Both Mr. Maria's and Mr. Pottinger's cases present the broader issue not reached by the Henderson court, since, as already indicated, both petitioners were placed into deportation proceedings after AEDPA's enactment. Mr. Maria's case raises another issue left open by Mojica. Like Mr. Mojica and Mr. Navas, Mr. Pottinger committed his crime before AEDPA was signed into law. Unlike those petitioners, however, he pled guilty after the statute's enactment, giving rise to the question whether the operative event should be deemed to have preceded or post-dated AEDPA's adoption. Neither of these distinguishing factors warrants retroactive application of AEDPA's denial of section 212(c) relief. A parallel opinion, as noted, deals with the specific issues raised by Mr. Maria's petition.

The operative event in Pottinger and Maria, as well as in Mojica and Henderson, was the commission of the crime — the last wrongful act of the petitioner. In each of these cases, that event occurred prior to AEDPA's enactment. The time of the conviction and the time deportation proceedings were commenced were happenstance.

B. Mr. Pottinger's Situation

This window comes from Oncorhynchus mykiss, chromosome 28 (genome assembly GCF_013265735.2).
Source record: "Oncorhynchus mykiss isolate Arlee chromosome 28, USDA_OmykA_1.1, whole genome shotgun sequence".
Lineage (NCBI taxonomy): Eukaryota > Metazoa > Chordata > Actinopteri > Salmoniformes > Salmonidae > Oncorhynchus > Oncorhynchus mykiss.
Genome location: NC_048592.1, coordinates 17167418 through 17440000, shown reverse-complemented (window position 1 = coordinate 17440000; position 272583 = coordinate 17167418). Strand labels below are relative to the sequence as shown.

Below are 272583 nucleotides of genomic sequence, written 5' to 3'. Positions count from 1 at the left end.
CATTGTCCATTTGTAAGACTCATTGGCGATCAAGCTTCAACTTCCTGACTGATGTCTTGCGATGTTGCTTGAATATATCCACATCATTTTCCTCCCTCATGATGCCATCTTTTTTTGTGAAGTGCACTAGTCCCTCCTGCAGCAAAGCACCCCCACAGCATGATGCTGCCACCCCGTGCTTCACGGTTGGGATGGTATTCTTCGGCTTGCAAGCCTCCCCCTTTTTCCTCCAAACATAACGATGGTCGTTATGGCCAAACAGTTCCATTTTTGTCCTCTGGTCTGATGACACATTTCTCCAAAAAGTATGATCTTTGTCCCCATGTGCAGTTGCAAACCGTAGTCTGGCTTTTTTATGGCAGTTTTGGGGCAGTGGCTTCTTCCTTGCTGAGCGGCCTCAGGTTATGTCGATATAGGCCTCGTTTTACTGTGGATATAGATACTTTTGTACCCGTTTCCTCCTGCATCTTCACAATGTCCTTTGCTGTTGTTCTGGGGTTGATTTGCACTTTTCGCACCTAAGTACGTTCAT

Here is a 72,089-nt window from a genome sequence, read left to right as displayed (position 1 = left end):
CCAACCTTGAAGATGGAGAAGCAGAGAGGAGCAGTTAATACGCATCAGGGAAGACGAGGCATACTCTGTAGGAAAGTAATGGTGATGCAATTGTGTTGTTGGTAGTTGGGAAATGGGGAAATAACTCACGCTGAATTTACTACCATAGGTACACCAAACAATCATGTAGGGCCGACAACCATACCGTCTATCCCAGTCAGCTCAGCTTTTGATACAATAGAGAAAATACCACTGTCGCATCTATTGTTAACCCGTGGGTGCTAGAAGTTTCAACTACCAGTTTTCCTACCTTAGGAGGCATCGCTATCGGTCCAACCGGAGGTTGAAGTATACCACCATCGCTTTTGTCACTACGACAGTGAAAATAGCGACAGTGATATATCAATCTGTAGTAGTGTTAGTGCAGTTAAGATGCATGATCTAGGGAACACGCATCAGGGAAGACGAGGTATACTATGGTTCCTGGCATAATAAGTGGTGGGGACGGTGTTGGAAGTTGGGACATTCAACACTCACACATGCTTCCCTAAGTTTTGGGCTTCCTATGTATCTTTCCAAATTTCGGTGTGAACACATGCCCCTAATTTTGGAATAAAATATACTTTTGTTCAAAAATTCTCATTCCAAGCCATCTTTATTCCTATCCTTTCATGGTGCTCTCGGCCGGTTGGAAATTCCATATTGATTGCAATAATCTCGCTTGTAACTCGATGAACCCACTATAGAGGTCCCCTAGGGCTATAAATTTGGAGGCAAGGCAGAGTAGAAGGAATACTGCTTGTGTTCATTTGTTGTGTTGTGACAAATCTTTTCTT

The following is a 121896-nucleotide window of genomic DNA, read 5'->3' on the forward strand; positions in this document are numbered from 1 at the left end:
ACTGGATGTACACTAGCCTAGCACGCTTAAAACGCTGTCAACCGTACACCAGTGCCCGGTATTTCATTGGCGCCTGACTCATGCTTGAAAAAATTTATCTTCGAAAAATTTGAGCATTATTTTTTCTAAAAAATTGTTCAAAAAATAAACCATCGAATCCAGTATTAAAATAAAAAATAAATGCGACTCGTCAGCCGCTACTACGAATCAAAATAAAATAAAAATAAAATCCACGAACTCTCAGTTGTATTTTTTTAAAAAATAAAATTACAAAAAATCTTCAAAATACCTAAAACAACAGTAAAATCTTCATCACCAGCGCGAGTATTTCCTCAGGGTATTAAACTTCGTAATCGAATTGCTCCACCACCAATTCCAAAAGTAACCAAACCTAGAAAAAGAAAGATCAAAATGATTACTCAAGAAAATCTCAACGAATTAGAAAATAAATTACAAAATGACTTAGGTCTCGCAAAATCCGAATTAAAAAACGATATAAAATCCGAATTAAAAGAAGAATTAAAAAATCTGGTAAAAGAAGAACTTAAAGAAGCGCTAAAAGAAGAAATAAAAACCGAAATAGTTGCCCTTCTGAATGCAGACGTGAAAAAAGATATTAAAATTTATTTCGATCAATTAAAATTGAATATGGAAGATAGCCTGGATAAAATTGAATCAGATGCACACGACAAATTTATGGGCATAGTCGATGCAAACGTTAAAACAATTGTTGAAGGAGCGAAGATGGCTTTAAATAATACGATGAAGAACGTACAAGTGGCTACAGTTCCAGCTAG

Mr. Pottinger is a twenty-year old native and citizen of Great Britain. He was admitted to the United States on April 9, 1981 at the age of three. With the exception of a trip to England for a funeral that same year, he has lived in the United States continuously since his admission. His entire family, including his maternal grandparents, his mother and brother and his extended family of numerous aunts, uncles, and cousins, resides in the United States. At the time of his arrest, he lived in Jamaica, New York; he now lives in Hempstead, N.Y. Both are in the Eastern District of New York.

On December 18, 1995, Mr. Pottinger pled guilty to an attempted criminal sale of a controlled substance in the third degree. See N.Y. Penal Law §§ 110 and 220.39 (covering attempted sale of any weight of "narcotic drug" no matter how minute). On March 1, 1996, he was sentenced to six months in jail. He was released less than four and a half months later, on July 12, 1996. It is assumed that Mr. Pottinger committed the act to which he pled guilty, even though it is common knowledge that the draconian Rockefeller drug laws of New York place enormous pressures on a defendant — whether guilty or not — to plead guilty to a lesser crime in order to avoid a long prison term.

At the time of Mr. Pottinger's criminal act and of his guilty plea, he was eligible for relief under section 212(c) of the INA because the restrictive ...